For the 13th time, a War Thunder player has shared sensitive military information on one of the video game’s forums.
Developed by Gaijin Entertainment, War Thunder is a multiplayer video game that provides players with realistic simulations using U.S. and foreign military equipment. The gamers’ stickler for accuracy has prompted several users to attempt to win arguments on the game’s forums by sharing sensitive information about a variety of weaponry – including F-117 Nighthawks.
Niche Gamer, a news and reviews website about video games, was first to report that a War Thunder player recently shared the technical manual for the AH-64D Apache Longbow helicopter. The Apache is the Army’s attack helicopter, which first entered service in the 1980s. Production on the AH-64D began in 1997, and the AH-64E is the latest version of the helicopter.
The technical manual is restricted to service members, Defense Department civilians, and military contractors, and that means posting it violated War Thunder’s rules, a forum moderator noted. Those rules explain that even declassified information can be “restricted” if it includes technical data for military technologies that cannot be exported.
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Anton Yudintsev, founder of Gaijin Entertainment, confirmed that the AH-64D Apache Longbow technical manual was shared on a War Thunder forum on Sept. 15, and then a moderator quickly deleted the post.
“As we’ve hired more people and simplified the decision-making process within the community management team, we now detect posts like this within minutes and act instantly,” Yudintsev told Task & Purpose on Thursday. “We took those steps to help us fight against these leaks. Unfortunately, there is no way to 100% guarantee that someone else wouldn’t go crazy one day and do one more post.”
One reason why some gamers have recently leaked sensitive military information on War Thunder forums is that they do not understand declassified information can still be considered “restricted,” and thus violates the game’s rules, Yudintsev said.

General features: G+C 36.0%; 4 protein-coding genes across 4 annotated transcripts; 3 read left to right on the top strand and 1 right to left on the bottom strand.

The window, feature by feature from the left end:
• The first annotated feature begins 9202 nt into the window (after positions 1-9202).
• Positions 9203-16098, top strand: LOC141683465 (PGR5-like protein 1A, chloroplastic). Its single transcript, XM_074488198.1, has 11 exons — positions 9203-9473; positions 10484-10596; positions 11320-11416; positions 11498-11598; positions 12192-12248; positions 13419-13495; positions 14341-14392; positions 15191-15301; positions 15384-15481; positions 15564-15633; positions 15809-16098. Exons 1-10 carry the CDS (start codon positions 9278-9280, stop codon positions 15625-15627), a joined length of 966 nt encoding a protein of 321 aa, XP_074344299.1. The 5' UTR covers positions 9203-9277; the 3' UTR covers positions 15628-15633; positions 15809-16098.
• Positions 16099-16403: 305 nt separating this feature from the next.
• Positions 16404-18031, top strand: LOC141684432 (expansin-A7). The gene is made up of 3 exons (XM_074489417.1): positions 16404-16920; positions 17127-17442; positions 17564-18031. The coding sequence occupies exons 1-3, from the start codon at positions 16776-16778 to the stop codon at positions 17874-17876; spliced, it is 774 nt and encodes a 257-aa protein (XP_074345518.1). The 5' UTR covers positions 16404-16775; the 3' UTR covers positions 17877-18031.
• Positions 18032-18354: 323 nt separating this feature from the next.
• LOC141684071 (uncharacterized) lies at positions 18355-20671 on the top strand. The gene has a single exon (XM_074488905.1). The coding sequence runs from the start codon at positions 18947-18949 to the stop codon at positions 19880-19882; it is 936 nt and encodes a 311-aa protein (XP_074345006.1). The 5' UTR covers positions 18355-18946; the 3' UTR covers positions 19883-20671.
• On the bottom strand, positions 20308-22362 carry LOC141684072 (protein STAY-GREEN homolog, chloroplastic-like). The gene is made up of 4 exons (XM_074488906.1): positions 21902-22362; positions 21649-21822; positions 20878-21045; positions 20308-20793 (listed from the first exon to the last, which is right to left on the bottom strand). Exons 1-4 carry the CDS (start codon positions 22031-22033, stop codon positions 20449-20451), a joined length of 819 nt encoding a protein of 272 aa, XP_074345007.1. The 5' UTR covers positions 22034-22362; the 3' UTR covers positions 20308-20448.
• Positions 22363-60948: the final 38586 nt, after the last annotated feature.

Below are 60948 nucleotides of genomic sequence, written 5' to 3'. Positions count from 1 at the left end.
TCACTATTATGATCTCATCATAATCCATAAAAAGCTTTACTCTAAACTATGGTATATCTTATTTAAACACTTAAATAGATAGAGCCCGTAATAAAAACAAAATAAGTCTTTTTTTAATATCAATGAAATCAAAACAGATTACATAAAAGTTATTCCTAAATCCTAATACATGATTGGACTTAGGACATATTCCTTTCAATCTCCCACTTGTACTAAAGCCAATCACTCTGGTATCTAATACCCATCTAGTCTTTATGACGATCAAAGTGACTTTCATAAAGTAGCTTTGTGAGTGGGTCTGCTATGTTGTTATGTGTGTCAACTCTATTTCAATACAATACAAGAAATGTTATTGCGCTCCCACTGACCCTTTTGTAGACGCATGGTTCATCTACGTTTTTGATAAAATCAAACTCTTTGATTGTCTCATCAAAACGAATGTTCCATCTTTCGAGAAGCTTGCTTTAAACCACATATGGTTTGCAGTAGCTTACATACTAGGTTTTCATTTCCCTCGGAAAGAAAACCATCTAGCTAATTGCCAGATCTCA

In fact, many of the restricted manuals are available for purchase on websites that appear to be legitimate, he said.
“So, some of the users purchase them and try to bring them to us, even though those documents are clearly marked as restricted,” Yudintsev said. “We’re kindly asking our players to never do it. We won’t be using any materials that have any kind of security limitations. The only thing that those users can achieve is a permanent ban at our forums.”
The Army declined to comment specifically about the AH-64D Longbow technical manual being shared on War Thunder.
“We are not going to comment on specific platforms,” said Army spokesman Jason Waggoner. “Any unauthorized disclosures of classified or sensitive information are a serious threat to national security and something that the Army and the Department of Defense take very seriously.”
The term “export-controlled data” applies to any information that could reasonably be expected to hurt U.S. national security if exported, according to the Pentagon. That data includes unclassified information about technology, software, and commodities.
Under the International Traffic in Arms Regulation, sharing military technical data with a foreign national is considered an export, even if it takes place in the United States, said Gregory Sanders, who analyzes U.S. government spending for the Center for Strategic and International Studies think tank in Washington, D.C. In order to be legal, those exports require a license.
“Such rules can be harder to enforce in the present information environment,” said Sanders, deputy director and fellow with the Defense-Industrial Initiatives Group at CSIS. “That gets to why cyber security has had steadily growing attention and the U.S. government is attempting to ensure that cyber security practices are robust for military members, civilian employees, and industry.”
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